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Here's a partial answer, which is all I have time for at the moment: if it is a subgroup, its index must equal 3. Probably that can be used to either narrow down the possibilities for $\alpha$, and perhaps to rule it out altogether. Here's the proof that the index equals $3$. By the Gauss-Bonnet theorem, the area of a hyperbolic triangle with angles $a,b,c$ ...


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If you wish to study flat structures on the torus $T^2 = \mathbb{R}^2 / \mathbb{Z}^2$, i.e. Euclidean metrics on $T^2$, it comes down to studying lattices in $\mathbb{R}^2$, i.e. discrete subgroups isomorphic to $\mathbb{Z}^2$. Lattices can be normalized in some fashion. One useful normalization is to rotate and scale the lattice so that $(1,0)$ is a ...


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Assume that $M$ is the midpoint of $XY$. Then $d(M,X)=d(M,Y)$ has to hold, so: $$ \frac{XQ\cdot MP}{XP\cdot MQ} = \frac{MQ\cdot YP}{MP\cdot YQ} $$ has to hold, and we must have: $$\left(\frac{MP}{MQ}\right)^2 = \frac{XP\cdot YP}{XQ\cdot YQ} $$ so it is quite easy to construct the midpoint of $XY$ with straightedge and compass, but in general it is not the ...


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If by "characteristic lines" you mean "geodesics", then this does not happen. All triangles have angle sum strictly less than $180^\circ$, by the Gauss-Bonnet theorem. Added: Your comment seems to indicate that you are asking not about "geodesics" but simply about arbitrary smooth curves. If so, then there are almost no restrictions on the angle sum ...


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Yes, this is correct. To extend an isometry of $\mathbb{H}^2$ to one of $\mathbb{L}^3$, one approach is to note that the isometries of Minkowski space are in fact linear transformations of the underlying vector space, so that once you know how they act on three linearly independent vectors, you know how to extend to all of $\mathbb{L}^3$. (You can also ...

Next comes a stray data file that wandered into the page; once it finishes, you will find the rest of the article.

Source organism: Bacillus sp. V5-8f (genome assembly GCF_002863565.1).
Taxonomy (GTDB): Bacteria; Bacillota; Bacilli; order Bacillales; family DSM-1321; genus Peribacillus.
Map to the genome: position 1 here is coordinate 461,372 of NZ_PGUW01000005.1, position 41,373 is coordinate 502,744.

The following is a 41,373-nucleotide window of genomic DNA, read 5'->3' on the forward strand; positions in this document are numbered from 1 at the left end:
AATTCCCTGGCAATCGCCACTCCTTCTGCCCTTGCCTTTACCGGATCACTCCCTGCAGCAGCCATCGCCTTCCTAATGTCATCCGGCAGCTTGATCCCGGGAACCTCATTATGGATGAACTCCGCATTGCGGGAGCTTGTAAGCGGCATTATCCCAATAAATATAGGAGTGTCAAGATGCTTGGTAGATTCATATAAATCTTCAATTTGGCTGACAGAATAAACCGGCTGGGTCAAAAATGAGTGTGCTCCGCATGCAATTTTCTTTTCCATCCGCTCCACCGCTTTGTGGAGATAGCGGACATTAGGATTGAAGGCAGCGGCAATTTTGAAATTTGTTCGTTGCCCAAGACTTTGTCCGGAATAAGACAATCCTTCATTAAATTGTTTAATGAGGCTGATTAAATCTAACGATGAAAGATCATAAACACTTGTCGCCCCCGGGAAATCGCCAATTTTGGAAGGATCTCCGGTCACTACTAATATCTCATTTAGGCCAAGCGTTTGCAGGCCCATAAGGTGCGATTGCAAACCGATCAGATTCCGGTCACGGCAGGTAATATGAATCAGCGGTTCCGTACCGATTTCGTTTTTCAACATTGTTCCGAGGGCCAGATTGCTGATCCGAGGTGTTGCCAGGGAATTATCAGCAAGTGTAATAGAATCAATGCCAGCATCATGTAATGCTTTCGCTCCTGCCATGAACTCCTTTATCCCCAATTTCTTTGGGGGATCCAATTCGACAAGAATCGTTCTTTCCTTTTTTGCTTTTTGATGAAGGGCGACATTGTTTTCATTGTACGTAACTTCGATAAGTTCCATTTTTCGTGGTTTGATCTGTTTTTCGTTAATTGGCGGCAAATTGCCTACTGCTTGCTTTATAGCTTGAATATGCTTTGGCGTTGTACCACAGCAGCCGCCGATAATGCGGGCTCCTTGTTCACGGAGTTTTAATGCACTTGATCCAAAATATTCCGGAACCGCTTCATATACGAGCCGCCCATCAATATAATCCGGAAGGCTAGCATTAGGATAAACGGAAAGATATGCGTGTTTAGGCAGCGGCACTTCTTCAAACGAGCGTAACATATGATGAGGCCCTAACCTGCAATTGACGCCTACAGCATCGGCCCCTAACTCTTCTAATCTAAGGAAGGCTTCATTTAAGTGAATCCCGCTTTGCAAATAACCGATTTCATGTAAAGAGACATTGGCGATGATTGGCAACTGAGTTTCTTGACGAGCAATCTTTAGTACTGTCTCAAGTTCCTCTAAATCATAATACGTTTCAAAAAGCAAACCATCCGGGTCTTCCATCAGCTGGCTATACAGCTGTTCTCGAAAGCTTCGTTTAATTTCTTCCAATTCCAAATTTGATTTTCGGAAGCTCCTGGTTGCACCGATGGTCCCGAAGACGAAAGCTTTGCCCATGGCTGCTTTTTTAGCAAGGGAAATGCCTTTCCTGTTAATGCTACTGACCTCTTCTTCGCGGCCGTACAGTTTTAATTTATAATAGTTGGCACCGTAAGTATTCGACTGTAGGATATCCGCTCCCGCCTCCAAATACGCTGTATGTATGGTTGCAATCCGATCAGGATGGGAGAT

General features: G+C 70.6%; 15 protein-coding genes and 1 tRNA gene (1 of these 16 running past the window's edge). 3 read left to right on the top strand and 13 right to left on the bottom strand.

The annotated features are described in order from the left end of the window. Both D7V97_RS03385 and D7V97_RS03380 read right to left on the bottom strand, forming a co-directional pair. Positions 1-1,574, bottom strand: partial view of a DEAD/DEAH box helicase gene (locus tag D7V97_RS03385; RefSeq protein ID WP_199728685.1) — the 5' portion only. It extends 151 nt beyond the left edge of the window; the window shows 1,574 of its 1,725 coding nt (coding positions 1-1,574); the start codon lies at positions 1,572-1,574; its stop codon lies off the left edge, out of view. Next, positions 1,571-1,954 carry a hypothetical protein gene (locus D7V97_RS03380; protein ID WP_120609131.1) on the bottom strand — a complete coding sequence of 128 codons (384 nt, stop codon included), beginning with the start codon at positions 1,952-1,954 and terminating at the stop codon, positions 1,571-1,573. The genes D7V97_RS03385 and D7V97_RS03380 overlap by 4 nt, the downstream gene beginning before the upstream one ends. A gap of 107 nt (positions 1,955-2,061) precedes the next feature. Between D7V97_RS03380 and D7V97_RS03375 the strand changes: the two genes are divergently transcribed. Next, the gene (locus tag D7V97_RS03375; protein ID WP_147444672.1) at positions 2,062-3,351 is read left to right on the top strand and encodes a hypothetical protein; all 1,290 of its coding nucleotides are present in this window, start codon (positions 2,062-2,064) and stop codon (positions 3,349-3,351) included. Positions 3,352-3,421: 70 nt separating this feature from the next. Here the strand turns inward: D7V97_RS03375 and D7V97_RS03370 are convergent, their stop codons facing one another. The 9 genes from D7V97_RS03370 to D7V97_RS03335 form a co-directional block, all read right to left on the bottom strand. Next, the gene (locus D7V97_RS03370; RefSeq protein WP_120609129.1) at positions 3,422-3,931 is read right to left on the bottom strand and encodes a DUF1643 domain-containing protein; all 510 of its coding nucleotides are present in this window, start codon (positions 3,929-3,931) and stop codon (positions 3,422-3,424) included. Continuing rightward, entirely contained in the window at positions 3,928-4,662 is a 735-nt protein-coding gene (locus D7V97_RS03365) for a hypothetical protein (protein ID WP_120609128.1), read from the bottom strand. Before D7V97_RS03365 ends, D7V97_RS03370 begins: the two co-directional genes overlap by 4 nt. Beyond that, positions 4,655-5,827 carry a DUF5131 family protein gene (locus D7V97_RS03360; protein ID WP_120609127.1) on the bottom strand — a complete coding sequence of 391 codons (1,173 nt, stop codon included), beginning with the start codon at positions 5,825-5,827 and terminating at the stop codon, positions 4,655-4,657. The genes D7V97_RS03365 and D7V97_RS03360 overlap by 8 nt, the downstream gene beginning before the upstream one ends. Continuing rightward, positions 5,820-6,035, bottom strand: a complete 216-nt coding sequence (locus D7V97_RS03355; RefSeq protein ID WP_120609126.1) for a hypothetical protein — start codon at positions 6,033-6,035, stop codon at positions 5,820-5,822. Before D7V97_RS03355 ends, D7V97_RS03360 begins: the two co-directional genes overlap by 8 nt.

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I am sorry, my comments suggesting that there was no such subgroup were wrong, and I have deleted them. If $G = \langle a,b \mid a^3, b^3, (ab)^\alpha \rangle$, then the subgroup $H = \langle x,y \rangle$ with $x=ab$ and $y=ba$ has index $3$ in $G$, and has the presentation $\langle x,y \mid x^\alpha,y^\alpha,(xy)^\alpha \rangle$. This is is easy to prove ...


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Assume that the angles of your triangles are all of the form $\pi/n$, $n\in {\mathbb N} - \{1\}$, of course is allowed to be different for different angles and triangles. Given a triangle $T$ with angles of this form, consider first the reflection group $\Gamma=\Gamma_T< Isom(H^2)$ generated by reflections in the edges of $T$. Then $T$ is a fudnamental ...


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The expression $ds=\frac{|dz|}{(1+|z|^2)}$ is an instruction for how to measure the length of a smooth (actually rectifiable) curve $\gamma: [a,b]\rightarrow \mathbb{C}$. When $\gamma$ is smooth, this length is just $$L(\gamma)=\int_\gamma \ ds =\int_a^b \gamma^*ds=\int_a^b\frac{|\gamma'(t)|}{1+|\gamma(t)|^2}dt. $$ A conformal metric on a domain $U\subset ...


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The previous answer points to the paper http://arxiv.org/abs/1005.4442, by Gemmer and Venkataramani [GV], which tells us that the radius requested is $1.2654$. But the previous answer makes some claims about the GV paper that might mislead. The GV paper shows that hyperbolic disks of arbitrarily large radius can be isometrically and real-analytically ...



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